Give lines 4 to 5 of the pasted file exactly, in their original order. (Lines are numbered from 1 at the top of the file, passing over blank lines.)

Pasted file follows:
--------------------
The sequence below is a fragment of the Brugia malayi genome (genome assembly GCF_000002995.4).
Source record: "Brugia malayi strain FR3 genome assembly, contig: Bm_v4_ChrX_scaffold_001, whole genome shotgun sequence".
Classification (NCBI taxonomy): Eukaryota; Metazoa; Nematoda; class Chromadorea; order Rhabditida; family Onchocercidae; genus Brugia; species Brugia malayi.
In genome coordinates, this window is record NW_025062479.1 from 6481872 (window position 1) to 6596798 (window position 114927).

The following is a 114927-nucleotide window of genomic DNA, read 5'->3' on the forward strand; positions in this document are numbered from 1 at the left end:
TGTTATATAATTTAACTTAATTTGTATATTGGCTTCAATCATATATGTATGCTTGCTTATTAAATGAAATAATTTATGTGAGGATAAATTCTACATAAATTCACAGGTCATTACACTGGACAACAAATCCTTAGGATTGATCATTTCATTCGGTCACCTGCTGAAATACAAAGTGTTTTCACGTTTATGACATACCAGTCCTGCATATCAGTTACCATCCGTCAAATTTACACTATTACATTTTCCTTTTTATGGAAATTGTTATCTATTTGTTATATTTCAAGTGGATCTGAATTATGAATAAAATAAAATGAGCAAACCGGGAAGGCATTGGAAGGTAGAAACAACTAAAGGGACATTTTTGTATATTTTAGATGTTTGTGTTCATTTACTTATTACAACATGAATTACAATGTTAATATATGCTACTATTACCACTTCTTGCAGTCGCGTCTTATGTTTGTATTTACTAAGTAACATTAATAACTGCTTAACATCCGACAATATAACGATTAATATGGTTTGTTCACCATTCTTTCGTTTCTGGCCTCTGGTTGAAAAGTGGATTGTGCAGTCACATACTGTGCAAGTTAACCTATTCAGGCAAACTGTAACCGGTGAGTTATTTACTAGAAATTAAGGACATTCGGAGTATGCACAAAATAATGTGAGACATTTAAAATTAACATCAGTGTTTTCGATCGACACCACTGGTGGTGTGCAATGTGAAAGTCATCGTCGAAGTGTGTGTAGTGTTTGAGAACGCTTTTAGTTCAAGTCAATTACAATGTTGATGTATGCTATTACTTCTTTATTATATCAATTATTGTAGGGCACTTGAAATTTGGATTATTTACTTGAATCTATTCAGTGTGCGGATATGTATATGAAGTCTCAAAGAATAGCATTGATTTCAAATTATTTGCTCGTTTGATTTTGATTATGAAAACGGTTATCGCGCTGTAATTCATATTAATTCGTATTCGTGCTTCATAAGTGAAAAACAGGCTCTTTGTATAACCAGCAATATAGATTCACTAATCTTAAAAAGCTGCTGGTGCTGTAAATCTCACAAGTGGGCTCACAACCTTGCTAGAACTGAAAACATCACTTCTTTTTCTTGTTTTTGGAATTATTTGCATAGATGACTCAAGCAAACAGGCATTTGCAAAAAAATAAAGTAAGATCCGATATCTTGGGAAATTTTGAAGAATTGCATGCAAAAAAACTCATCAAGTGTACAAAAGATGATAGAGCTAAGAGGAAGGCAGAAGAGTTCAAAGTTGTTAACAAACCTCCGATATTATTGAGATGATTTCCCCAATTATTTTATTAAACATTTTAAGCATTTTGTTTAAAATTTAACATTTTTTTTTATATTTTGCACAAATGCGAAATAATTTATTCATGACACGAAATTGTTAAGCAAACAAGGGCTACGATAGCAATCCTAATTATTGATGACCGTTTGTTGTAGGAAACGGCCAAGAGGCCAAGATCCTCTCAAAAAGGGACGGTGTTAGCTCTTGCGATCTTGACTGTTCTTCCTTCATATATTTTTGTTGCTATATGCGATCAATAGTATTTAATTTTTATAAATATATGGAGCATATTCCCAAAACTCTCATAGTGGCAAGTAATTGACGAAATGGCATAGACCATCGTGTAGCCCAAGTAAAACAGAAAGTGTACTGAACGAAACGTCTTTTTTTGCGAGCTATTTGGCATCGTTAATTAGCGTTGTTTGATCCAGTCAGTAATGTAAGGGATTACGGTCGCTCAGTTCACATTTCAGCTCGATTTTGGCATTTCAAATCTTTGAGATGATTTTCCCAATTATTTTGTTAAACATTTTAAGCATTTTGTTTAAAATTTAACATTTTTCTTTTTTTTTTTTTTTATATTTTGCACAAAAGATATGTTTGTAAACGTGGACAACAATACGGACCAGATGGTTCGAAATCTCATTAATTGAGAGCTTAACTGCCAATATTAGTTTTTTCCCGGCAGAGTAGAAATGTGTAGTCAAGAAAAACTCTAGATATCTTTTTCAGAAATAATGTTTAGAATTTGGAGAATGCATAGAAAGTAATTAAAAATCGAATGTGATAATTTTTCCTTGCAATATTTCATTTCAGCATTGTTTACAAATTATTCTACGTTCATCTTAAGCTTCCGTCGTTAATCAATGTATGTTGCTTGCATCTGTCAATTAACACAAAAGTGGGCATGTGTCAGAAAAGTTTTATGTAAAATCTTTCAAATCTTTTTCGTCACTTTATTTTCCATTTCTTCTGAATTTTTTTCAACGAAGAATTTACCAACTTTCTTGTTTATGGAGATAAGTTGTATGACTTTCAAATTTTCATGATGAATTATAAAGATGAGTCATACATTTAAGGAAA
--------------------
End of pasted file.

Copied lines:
In genome coordinates, this window is record NW_025062479.1 from 6481872 (window position 1) to 6596798 (window position 114927).

The following is a 114927-nucleotide window of genomic DNA, read 5'->3' on the forward strand; positions in this document are numbered from 1 at the left end: